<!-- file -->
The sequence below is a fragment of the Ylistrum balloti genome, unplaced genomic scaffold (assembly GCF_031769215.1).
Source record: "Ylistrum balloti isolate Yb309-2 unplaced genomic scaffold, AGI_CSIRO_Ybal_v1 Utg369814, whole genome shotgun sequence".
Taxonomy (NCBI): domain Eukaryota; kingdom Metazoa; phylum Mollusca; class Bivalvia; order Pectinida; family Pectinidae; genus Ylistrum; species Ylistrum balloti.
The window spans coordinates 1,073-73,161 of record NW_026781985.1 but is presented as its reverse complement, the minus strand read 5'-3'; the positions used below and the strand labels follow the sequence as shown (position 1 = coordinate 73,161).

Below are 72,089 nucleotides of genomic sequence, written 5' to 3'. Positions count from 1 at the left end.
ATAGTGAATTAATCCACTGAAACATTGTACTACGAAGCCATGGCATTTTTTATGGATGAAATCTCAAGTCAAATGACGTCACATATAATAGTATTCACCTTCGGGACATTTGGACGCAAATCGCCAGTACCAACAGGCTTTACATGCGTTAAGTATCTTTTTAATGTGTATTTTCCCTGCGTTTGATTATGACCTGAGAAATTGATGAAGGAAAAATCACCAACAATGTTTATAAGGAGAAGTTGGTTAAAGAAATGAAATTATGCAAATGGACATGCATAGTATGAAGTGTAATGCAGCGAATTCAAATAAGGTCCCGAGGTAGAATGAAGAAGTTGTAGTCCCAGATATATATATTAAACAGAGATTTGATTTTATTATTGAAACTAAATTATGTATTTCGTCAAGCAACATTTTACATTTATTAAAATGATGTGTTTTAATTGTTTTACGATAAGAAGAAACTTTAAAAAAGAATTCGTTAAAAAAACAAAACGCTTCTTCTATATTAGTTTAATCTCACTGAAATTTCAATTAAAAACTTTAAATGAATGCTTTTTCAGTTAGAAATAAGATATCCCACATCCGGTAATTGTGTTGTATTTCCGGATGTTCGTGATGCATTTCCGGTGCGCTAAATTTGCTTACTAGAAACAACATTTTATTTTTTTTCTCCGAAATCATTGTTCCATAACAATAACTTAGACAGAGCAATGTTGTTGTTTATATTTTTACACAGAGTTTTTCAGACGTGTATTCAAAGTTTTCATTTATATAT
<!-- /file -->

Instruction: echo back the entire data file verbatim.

The sequence below is a fragment of the Ylistrum balloti genome, unplaced genomic scaffold (assembly GCF_031769215.1).
Source record: "Ylistrum balloti isolate Yb309-2 unplaced genomic scaffold, AGI_CSIRO_Ybal_v1 Utg369814, whole genome shotgun sequence".
Taxonomy (NCBI): domain Eukaryota; kingdom Metazoa; phylum Mollusca; class Bivalvia; order Pectinida; family Pectinidae; genus Ylistrum; species Ylistrum balloti.
The window spans coordinates 1,073-73,161 of record NW_026781985.1 but is presented as its reverse complement, the minus strand read 5'-3'; the positions used below and the strand labels follow the sequence as shown (position 1 = coordinate 73,161).

Below are 72,089 nucleotides of genomic sequence, written 5' to 3'. Positions count from 1 at the left end.
ATAGTGAATTAATCCACTGAAACATTGTACTACGAAGCCATGGCATTTTTTATGGATGAAATCTCAAGTCAAATGACGTCACATATAATAGTATTCACCTTCGGGACATTTGGACGCAAATCGCCAGTACCAACAGGCTTTACATGCGTTAAGTATCTTTTTAATGTGTATTTTCCCTGCGTTTGATTATGACCTGAGAAATTGATGAAGGAAAAATCACCAACAATGTTTATAAGGAGAAGTTGGTTAAAGAAATGAAATTATGCAAATGGACATGCATAGTATGAAGTGTAATGCAGCGAATTCAAATAAGGTCCCGAGGTAGAATGAAGAAGTTGTAGTCCCAGATATATATATTAAACAGAGATTTGATTTTATTATTGAAACTAAATTATGTATTTCGTCAAGCAACATTTTACATTTATTAAAATGATGTGTTTTAATTGTTTTACGATAAGAAGAAACTTTAAAAAAGAATTCGTTAAAAAAACAAAACGCTTCTTCTATATTAGTTTAATCTCACTGAAATTTCAATTAAAAACTTTAAATGAATGCTTTTTCAGTTAGAAATAAGATATCCCACATCCGGTAATTGTGTTGTATTTCCGGATGTTCGTGATGCATTTCCGGTGCGCTAAATTTGCTTACTAGAAACAACATTTTATTTTTTTTCTCCGAAATCATTGTTCCATAACAATAACTTAGACAGAGCAATGTTGTTGTTTATATTTTTACACAGAGTTTTTCAGACGTGTATTCAAAGTTTTCATTTATATAT